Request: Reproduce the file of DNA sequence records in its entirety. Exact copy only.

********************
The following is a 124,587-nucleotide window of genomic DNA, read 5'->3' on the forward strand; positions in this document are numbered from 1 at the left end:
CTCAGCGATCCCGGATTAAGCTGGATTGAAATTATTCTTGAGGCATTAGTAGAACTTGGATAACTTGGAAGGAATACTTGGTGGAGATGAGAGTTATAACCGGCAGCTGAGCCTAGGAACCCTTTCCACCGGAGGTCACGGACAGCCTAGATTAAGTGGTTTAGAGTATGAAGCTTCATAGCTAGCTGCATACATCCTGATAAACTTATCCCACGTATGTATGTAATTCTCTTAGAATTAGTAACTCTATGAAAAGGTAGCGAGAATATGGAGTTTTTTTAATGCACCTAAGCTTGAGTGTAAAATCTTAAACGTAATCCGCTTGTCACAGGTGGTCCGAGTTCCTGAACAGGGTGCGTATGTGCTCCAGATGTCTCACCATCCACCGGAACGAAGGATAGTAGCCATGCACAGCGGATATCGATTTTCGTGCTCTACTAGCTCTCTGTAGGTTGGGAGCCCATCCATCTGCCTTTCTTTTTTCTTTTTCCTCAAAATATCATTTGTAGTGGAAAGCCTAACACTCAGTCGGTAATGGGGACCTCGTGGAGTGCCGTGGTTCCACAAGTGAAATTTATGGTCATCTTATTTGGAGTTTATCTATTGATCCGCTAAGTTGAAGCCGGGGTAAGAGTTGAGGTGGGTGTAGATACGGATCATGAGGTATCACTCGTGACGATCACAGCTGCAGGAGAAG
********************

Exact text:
The following is a 124,587-nucleotide window of genomic DNA, read 5'->3' on the forward strand; positions in this document are numbered from 1 at the left end:
CTCAGCGATCCCGGATTAAGCTGGATTGAAATTATTCTTGAGGCATTAGTAGAACTTGGATAACTTGGAAGGAATACTTGGTGGAGATGAGAGTTATAACCGGCAGCTGAGCCTAGGAACCCTTTCCACCGGAGGTCACGGACAGCCTAGATTAAGTGGTTTAGAGTATGAAGCTTCATAGCTAGCTGCATACATCCTGATAAACTTATCCCACGTATGTATGTAATTCTCTTAGAATTAGTAACTCTATGAAAAGGTAGCGAGAATATGGAGTTTTTTTAATGCACCTAAGCTTGAGTGTAAAATCTTAAACGTAATCCGCTTGTCACAGGTGGTCCGAGTTCCTGAACAGGGTGCGTATGTGCTCCAGATGTCTCACCATCCACCGGAACGAAGGATAGTAGCCATGCACAGCGGATATCGATTTTCGTGCTCTACTAGCTCTCTGTAGGTTGGGAGCCCATCCATCTGCCTTTCTTTTTTCTTTTTCCTCAAAATATCATTTGTAGTGGAAAGCCTAACACTCAGTCGGTAATGGGGACCTCGTGGAGTGCCGTGGTTCCACAAGTGAAATTTATGGTCATCTTATTTGGAGTTTATCTATTGATCCGCTAAGTTGAAGCCGGGGTAAGAGTTGAGGTGGGTGTAGATACGGATCATGAGGTATCACTCGTGACGATCACAGCTGCAGGAGAAG